Oprah Winfrey: ‘There Is No Playbook for These Times, Especially When It Comes to How People Should Talk About the Topic’

By A.J. Katz Comment

The day after making a widely-praised Cecil B. DeMille award acceptance speech at the Golden Globes, CBS Sunday Morning contributing correspondent Oprah Winfrey sat down with high-profile organizers of the Time’s Up movement, which raises awareness of sexual harassment in the workplace.

Gayle King – a close friend of Winfrey’s –  said on the Friday edition of CBS This Morning that the interview was supposed to take place the day before Winfrey’s Golden Globes speech, but ended up being pushed to the day after. A blessing in disguise, perhaps.

“So just think about that. They were trying to make it work for Saturday and it didn’t and then they had it — as it turns out, Monday was a better time after the Golden Globes,” said King.

This is the first story Winfrey is filing for the program, and participants included entertainment industry luminaries, Natalie Portman, Shonda Rimes, Kathleen Kennedy, Tracie Ellis Ross, and Reese Witherspoon, who just so happened to introduce Winfrey at the Globes.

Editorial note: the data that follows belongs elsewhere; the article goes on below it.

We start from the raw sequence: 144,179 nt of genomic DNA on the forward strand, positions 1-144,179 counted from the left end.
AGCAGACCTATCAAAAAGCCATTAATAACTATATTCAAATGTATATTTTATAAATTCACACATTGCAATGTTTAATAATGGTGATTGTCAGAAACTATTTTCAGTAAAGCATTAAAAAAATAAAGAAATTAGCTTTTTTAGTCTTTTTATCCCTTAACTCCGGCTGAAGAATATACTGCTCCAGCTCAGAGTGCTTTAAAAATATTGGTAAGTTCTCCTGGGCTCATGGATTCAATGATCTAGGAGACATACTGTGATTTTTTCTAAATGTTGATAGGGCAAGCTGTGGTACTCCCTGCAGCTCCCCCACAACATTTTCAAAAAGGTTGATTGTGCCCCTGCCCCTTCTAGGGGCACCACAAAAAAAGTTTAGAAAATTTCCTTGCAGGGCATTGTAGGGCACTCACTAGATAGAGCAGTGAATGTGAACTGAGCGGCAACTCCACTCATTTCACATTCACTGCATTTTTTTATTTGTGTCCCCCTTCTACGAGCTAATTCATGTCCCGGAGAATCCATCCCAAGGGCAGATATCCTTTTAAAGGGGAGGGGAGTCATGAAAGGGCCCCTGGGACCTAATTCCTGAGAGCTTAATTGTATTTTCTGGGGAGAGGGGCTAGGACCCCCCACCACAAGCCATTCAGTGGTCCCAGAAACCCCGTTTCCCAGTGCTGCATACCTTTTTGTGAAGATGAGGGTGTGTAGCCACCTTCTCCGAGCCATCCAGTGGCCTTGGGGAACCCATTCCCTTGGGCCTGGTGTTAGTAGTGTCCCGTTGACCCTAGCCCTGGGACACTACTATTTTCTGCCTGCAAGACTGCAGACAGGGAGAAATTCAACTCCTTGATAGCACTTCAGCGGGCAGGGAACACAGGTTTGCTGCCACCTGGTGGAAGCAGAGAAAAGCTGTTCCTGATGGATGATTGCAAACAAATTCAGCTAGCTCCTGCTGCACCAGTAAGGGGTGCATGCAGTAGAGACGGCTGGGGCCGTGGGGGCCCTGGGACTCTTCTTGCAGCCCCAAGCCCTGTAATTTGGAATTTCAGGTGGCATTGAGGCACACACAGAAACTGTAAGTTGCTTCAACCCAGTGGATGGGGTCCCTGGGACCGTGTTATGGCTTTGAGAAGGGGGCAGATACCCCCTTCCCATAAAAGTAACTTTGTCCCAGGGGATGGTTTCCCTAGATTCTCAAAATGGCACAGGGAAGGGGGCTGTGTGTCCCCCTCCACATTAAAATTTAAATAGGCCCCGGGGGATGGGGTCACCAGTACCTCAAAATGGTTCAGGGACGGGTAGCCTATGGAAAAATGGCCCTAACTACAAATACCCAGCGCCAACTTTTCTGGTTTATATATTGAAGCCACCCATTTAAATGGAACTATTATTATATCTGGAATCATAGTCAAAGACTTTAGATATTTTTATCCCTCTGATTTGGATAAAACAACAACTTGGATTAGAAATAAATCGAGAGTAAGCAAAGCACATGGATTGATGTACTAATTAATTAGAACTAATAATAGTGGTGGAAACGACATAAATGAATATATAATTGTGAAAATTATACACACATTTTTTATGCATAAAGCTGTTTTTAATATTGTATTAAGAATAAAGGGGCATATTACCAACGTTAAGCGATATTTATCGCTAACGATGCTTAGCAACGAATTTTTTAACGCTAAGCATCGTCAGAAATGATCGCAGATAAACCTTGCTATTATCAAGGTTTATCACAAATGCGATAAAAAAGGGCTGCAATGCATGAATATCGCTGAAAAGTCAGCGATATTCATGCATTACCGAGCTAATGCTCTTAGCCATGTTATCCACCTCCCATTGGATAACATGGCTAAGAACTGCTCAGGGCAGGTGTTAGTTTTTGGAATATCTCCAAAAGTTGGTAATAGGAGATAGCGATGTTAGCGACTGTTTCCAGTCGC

“There are moments that you have to evaluate whether silence is going to be your only option,” says Witherspoon. “And certain times that was our only option. But now is not that time.”

Witherspoon talks about the fact that she was sexually assaulted by a director when she was just 16.

“We’re humans. We’re all humans,” Portman says. “And I think it’s treating people as fellow humans and – and it’s not because you have a daughter that you respect a woman, it’s not because you have a wife or a sister, it’s because we’re human beings, whether we’re related to a man or not. We deserve the same respect.”

The women are among more than 1,000 people – men and women – who signed on to support Time’s Up, designed to address sexual harassment in the workplace in all industries.

The segment will air during tomorrow’s edition of CBS Sunday Morning.